Joint Roundtable Meetings Set on Lease Accounting Proposal

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By Jason Bramwell
The Financial Accounting Standards Board (FASB) and the International Accounting Standards Board (IASB) will host five joint public roundtable meetings in September and October on their revised proposals on lease accounting that were published in May.
The roundtable meetings are an important part of both boards' due process on the revised exposure drafts, according to the FASB. The meetings will provide an opportunity for those who have submitted a comment letter or who still intend to submit a comment letter to discuss the proposals with the boards in further detail.
Interested individuals and organizations have until September 13 to submit a comment letter on the proposed changes to the lease accounting standards.
To ensure they receive input covering a variety of perspectives, the FASB and the IASB are seeking meeting participation from financial statement preparers, auditors, investors, and others.
Registration information for interested participants and observers is available on the leases project pages on the FASB and IASB websites. An audio recording of the roundtable meetings will be made available shortly after each meeting on both organizations' websites.
The FASB and the IASB are proposing several new changes to the guidelines for lease accounting: FASB Proposed Accounting Standards Update - Leases: (Topic 842) and the IASB exposure draft, Leases.
The new proposals aim to improve the quality and comparability of financial reporting by providing greater transparency about leverage, the assets an organization uses in its operations, and the risks to which it is exposed from entering into leasing transactions, according to the FASB.
The existing standards have been criticized for failing to meet the needs of users of financial statements because they do not always provide a faithful representation of leasing transactions.
For capital leases, lessees recognize lease assets and liabilities on the balance sheet. For operating leases, lease assets and liabilities are not recognized by lessees on the balance sheet, according to the FASB.
Under the new proposals, lessees would have to recognize assets and liabilities for the rights and obligations for leases of more than twelve months. 
The FASB and the IASB are also proposing a dual approach to the recognition, measurement, and presentation of expenses and cash flows arising from a lease. Under the new proposals, lessees would report a straight-line lease expense in their income statement for most real estate leases. For most other leases, such as equipment or vehicles, lessees would report amortization of the asset separately from interest on the lease liability, according to the FASB.
Disclosures are also being proposed that should enable investors and other users of financial statements to understand the amount, timing, and uncertainty of cash flows arising from leases, as well as recommending changes to how equipment and vehicle lessors would account for leases that are off-balance sheet. Those changes would provide greater transparency about such lessors' exposure to credit risk and asset risk.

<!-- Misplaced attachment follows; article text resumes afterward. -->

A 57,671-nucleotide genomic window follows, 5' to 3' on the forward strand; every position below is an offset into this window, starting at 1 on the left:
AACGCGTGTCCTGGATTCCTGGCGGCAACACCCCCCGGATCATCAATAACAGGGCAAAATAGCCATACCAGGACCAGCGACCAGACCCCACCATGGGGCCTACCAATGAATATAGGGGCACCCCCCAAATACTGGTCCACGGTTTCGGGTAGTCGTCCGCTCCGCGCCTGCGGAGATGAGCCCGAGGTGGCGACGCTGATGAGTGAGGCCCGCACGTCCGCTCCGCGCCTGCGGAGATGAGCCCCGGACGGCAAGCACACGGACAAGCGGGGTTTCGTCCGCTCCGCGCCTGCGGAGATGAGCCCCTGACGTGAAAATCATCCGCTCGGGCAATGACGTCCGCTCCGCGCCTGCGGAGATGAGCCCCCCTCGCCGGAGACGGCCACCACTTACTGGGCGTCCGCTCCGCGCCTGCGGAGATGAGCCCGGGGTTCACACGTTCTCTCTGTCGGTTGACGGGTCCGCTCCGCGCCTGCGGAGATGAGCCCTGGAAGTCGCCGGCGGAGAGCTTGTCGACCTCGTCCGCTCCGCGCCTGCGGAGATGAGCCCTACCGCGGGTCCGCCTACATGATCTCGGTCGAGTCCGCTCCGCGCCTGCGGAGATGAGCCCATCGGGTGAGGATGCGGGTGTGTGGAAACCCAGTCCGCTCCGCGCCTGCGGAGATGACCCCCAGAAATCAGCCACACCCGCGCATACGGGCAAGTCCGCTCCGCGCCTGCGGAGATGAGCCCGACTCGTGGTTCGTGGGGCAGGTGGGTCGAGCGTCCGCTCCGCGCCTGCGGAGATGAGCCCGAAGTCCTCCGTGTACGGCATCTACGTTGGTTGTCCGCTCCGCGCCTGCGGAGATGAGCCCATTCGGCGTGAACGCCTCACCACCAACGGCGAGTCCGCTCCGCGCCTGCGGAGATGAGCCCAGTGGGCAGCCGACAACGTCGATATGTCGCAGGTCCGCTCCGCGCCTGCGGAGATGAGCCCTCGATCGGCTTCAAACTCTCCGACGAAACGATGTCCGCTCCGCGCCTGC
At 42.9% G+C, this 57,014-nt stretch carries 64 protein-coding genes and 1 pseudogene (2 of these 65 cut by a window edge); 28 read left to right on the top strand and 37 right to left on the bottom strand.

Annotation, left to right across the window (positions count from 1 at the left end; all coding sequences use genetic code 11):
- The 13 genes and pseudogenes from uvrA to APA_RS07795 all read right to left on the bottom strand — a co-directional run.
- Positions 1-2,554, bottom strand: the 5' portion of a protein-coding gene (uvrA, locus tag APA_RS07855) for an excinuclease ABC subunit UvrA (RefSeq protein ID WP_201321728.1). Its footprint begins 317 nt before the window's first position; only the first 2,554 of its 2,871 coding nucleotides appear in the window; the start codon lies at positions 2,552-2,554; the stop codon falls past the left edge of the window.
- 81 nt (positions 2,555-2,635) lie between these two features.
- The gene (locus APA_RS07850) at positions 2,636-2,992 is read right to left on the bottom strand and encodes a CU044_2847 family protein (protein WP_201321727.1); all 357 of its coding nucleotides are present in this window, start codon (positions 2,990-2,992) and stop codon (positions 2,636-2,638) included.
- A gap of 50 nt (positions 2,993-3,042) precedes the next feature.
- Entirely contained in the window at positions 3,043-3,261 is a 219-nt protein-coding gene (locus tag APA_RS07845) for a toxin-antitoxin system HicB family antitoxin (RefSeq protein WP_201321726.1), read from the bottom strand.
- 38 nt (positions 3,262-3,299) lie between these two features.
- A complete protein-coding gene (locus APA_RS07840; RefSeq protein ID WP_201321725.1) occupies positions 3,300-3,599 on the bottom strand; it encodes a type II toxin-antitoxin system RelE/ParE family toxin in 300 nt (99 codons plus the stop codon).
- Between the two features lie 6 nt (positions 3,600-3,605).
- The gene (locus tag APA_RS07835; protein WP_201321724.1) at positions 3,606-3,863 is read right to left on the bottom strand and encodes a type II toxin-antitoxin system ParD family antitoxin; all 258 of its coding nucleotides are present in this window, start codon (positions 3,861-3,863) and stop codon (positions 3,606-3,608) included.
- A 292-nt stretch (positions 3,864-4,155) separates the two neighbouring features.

Opponents of the new lease accounting proposals believe they will not result in a significant improvement in the quality of financial reporting and will be more complex than the current standards.
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Fantastic, fantastic I like accounting especially when simplified

Uniformity of lease accounting by the FASB and the IASB is important - however, those governing bodies tend to look at lease accounting from the prospective of large publicly traded entities and underestimate the impact on small business.

As an auditor, I have actually seen companies make bad business decisions related to leases just to ensure that the transactions remain off-balance sheet. I agree when opponents of the proposed lease accounting rules say that "all leases are not created equal." However, one thing that ALL leases do is they create an obligation to make payments. Last I checked, that was the definition of a liability. And if liabilities do not go on the balance sheet, where do they suggest they go???

Operating Lease oligations are fully disclosed in the footnotes. It is then a simple step for credit analysts to capitalize those obligations on their own spread of the statements which they do anyways. Our analysts are up to the task and have done so for many decades. Operating leases have worked well in our US entrepreneurial and rules based accounting culture. It is the European IASB who is pushing for this. The US is losing its edge with each passing day as we adopt to European models which are a drag on that continent. Operating leases enable managers to quickly obtain the capital they need when market demand presents itself.